IBJNews

Doctors balk at Senate attempt to cut out wasteful health care spending

Back to TopCommentsE-mailPrintBookmark and Share
On The Beat Industry News In Brief

The big goal of health care reform is to cut wasteful spending to pay for expanded health insurance coverage.

But the way the Senate Finance Committee bill tries to do that would be, according to some doctors, “disastrous.”

The bill would require all physicians to participate in Medicare’s Physician Quality Reporting Initiative by 2012 and then, in 2014, use those reports to cut Medicare reimbursement 5 percent for any doctor whose level of testing and procedures is in the top 10 percent of all doctors in his or her field.

Sallay

The concept of the bill is good, said Dr. Peter Sallay, managing partner of Methodist Sports Medicine in Indianapolis, but the execution is bad.

Sallay and other physicians worry that the government will not be able to collect the data needed to draw a distinction between doctors who order excessive tests and procedures and those who do lots of tests and procedures because they see the sickest and poorest patients.

The Senate Finance bill calls for the Medicare program to collect health status and demographic data to account for those differences. But in the past, the government has acknowledged it has been unable to do so adequately.

Health insurers have tried and failed to do the same, noted Stacy Cook, a physician attorney at Barnes & Thornburg LLP in Indianapolis.

“It’s just something that’s extremely difficult,” she said. “It’s something that I don’t think has successfully been done.”

 

ADVERTISEMENT

Post a comment to this story

COMMENTS POLICY
We reserve the right to remove any post that we feel is obscene, profane, vulgar, racist, sexually explicit, abusive, or hateful.
 
You are legally responsible for what you post and your anonymity is not guaranteed.
 
Posts that insult, defame, threaten, harass or abuse other readers or people mentioned in IBJ editorial content are also subject to removal. Please respect the privacy of individuals and refrain from posting personal information.
 
No solicitations, spamming or advertisements are allowed. Readers may post links to other informational websites that are relevant to the topic at hand, but please do not link to objectionable material.
 
We may remove messages that are unrelated to the topic, encourage illegal activity, use all capital letters or are unreadable.
 

Messages that are flagged by readers as objectionable will be reviewed and may or may not be removed. Please do not flag a post simply because you disagree with it.

Sponsored by
ADVERTISEMENT

facebook - twitter on Facebook & Twitter

Follow on TwitterFollow IBJ on Facebook:
Follow on TwitterFollow IBJ's Tweets on these topics:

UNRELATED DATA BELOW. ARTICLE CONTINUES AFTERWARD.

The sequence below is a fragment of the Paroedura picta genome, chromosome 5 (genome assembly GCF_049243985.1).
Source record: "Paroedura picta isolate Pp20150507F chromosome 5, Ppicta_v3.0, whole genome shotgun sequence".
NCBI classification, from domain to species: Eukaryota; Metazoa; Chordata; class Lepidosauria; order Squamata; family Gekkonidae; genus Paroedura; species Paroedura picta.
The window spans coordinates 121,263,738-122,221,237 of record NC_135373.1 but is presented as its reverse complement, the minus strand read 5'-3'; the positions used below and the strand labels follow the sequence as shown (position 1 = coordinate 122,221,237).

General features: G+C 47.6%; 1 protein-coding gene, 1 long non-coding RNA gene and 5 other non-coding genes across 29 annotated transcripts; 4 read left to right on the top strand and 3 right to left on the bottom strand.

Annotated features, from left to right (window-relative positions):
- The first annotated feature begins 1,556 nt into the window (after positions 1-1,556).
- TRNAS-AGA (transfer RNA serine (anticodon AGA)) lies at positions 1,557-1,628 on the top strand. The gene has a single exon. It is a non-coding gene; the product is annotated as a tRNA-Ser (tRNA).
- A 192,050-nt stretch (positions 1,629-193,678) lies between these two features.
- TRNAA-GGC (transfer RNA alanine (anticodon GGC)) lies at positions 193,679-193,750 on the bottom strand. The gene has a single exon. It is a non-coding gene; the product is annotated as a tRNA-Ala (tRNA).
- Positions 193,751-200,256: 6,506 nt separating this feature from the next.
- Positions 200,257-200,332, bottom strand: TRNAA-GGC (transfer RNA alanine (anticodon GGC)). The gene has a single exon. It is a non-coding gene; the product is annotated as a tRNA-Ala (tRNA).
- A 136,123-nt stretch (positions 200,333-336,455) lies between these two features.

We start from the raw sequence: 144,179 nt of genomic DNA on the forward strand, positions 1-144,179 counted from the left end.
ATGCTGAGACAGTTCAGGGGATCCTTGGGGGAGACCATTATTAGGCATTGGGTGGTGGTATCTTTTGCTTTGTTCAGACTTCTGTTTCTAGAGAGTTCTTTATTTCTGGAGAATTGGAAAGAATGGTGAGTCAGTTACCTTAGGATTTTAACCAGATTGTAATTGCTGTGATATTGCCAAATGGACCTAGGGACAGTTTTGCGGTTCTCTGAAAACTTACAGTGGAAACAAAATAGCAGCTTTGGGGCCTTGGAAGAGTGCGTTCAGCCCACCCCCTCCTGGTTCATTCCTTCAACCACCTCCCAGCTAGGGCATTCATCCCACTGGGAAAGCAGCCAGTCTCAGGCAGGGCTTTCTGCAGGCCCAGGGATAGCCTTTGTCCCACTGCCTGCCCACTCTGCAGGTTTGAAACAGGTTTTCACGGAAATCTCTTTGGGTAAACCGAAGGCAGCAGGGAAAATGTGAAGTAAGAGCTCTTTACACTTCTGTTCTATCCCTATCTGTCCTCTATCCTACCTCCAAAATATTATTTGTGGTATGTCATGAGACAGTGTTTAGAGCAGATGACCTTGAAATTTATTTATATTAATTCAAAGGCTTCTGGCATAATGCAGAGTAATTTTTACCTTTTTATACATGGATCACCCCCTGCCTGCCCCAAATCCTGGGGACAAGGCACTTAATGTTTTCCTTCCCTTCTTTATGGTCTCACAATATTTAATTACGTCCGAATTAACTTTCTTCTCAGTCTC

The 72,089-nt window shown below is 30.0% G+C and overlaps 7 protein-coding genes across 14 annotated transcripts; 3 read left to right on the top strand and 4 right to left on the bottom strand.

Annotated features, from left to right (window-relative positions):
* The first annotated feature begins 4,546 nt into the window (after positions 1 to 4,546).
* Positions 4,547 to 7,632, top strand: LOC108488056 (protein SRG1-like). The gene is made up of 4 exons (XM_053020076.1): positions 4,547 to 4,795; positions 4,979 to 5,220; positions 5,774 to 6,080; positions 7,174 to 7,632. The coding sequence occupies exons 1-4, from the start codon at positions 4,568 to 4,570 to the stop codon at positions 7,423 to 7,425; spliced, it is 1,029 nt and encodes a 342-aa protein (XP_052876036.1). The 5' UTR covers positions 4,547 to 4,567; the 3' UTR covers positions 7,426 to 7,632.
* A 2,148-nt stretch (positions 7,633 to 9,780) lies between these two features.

Subscribe to IBJ
  1. The deductible is entirely paid by the POWER account. No one ever has to contribute more than $25/month into the POWER account and it is often less. The only cost not paid out of the POWER account is the ER copay ($8-25) for non-emergent use of the ER. And under HIP 2.0, if a member calls the toll-free, 24 hour nurse line, and the nurse tells them to go to the ER, the copay is waived. It's also waived if the member is admitted to the hospital. Honestly, although it is certainly not "free" - I think Indiana has created a decent plan for the currently uninsured. Also consider that if a member obtains preventive care, she can lower her monthly contribution for the next year. Non-profits may pay up to 75% of the contribution on behalf of the member, and the member's employer may pay up to 50% of the contribution.

  2. I wonder if the governor could multi-task and talk to CMS about helping Indiana get our state based exchange going so Hoosiers don't lose subsidy if the court decision holds. One option I've seen is for states to contract with healthcare.gov. Or maybe Indiana isn't really interested in healthcare insurance coverage for Hoosiers.

  3. So, how much did either of YOU contribute? HGH Thank you Mr. Ozdemir for your investments in this city and your contribution to the arts.

  4. So heres brilliant planning for you...build a $30 M sports complex with tax dollars, yet send all the hotel tax revenue to Carmel and Fishers. Westfield will unlikely never see a payback but the hotel "centers" of Carmel and Fishers will get rich. Lousy strategy Andy Cook!

  5. AlanB, this is how it works...A corporate welfare queen makes a tiny contribution to the arts and gets tons of positive media from outlets like the IBJ. In turn, they are more easily to get their 10s of millions of dollars of corporate welfare (ironically from the same people who are against welfare for humans).

ADVERTISEMENT